• Born October 2, 1953 Walter Jon Williams, 68. The last thing I read by him was his most excellent Dagmar Shaw series which I highly recommend. I also like his Metropolitan novels, be that SF or fantasy, as well as his Hardwired series. I’m surprised how few Awards that he’s won, just three with two Nebulas, both for shorter works, “Daddy’s World” and “The Green Leopard Plaque”, plus a Sidewise Award for “Foreign Devils”.  
  • Born October 2, 1972 Graham Sleight, 49. He’s The Managing Editor of the third edition of the Encyclopedia of Science Fiction which won the Hugo for Best Related Work at Chicon 7. He’s also a critic whose work can be found in LocusStrange HorizonsThe New York Review Of Science Fiction, and Vector. And he’s a Whovian who edited The Unsilent Library, a book of writings about the Russell Davies era of the show, and The Doctor’s Monsters: Meanings of the Monstrous in Doctor Who.

(8) COMICS SECTION.

  • Bizarro shows why slow downloads are a crime.

(9) HARI HARI SELDON SELDON. Camestros Felapton has a good discussion of the third episode of Foundation, but no excerpt here because I don’t want to spoil his spoilers. “Review: Foundation Episode 3”. But did I make that clear enough? Spoiler Warning.

(10) SMOOTH SEGUE. Paul Weimer finds a lot to like about this sequel: “Microreview [book]: In the Deep by Kelly Jennings” at Nerds of a Feather.

… One thing I did appreciate right from the get go is the synopsis of the previous book, Fault Lines. While I personally had read the book not long before picking up this second volume, it was good to have this here for those readers who want to start with this novel to start here. For readers who have read Fault lines, the key takeaway is that this tells the reader right off that this new novel is set three years later. The glossary at the beginning of the book also helps the reader get grounded in what is definitely a complex and complicated space opera universe.

That complex and complicated space opera universe seen here, with the aid of the Glossary, does not prevent new readers to Jennings’ verse from picking it up, because we are in a new and different area than the previous novel. The ground rules are different, both the planet Durbin as well as the Pirian ship Sungai….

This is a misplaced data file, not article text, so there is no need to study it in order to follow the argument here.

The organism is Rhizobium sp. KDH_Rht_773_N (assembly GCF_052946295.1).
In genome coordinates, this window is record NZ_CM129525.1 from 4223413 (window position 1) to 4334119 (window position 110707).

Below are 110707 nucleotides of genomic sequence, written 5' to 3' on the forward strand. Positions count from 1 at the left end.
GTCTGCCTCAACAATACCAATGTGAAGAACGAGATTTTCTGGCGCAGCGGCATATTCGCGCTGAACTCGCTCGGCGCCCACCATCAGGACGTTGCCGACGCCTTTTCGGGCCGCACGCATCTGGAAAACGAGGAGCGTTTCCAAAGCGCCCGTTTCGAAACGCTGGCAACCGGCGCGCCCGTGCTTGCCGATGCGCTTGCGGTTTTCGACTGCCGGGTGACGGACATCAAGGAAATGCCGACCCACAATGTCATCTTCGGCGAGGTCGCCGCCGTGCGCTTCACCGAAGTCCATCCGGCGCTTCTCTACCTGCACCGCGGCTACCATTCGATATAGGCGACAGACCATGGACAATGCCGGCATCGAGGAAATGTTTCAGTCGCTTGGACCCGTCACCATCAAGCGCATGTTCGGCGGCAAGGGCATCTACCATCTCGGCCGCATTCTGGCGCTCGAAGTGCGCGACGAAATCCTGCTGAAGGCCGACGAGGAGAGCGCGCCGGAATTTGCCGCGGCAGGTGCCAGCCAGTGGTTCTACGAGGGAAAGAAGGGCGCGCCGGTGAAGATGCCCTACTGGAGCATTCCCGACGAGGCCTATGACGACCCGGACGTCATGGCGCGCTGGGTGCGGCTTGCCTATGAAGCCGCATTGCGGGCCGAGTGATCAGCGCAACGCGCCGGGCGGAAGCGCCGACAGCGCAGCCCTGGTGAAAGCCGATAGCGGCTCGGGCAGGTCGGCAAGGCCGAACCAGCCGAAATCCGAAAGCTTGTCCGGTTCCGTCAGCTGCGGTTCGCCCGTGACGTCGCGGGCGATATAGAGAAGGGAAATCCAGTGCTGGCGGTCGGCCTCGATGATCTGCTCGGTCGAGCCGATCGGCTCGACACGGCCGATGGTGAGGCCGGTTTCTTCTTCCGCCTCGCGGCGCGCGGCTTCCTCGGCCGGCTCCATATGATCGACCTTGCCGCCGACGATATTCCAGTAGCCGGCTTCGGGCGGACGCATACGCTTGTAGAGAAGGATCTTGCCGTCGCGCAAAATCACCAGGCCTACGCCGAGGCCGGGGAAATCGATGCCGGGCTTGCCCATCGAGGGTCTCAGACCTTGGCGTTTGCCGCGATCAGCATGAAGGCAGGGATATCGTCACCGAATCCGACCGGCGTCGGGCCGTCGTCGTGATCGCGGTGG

(11) TODAY’S THING TO WORRY ABOUT. WIRED is concerned that “As SpaceX’s Starlink Ramps Up, So Could Light Pollution”. It’s a specific problem for astronomers.

WITH SOME 1,800 satellites already orbiting Earth, providing internet access to about 100,000 households, SpaceX’s Starlink broadband service is poised to emerge from the beta testing phase this month, according to a recent tweet from Elon Musk, the company’s founder and CEO.

Just a decade ago, there were only a few thousand spacecraft orbiting Earth. Now Starlink engineers aim to build up to 12,000 satellites, and SpaceX launches scores more on its Falcon 9 rockets almost every month. (A recent FCC report states that the company applied for authorization for 30,000 more.) The massive network of satellites, known as a “mega-constellation,” currently dominates the satellite internet industry, but other players, like Amazon and OneWeb, have plans to launch thousands of satellites of their own.

As the Starlink fleet grows, SpaceX and its competitors will have to address some potential problems. One is that more orbiting bodies means that, eventually, there will be more space junk, creating more chances for collisions. And astronomers, environmentalists, and indigenous groups, among others, express concern that Starlink will irrevocably light up the night sky, thanks to the sunlight reflected off its satellites….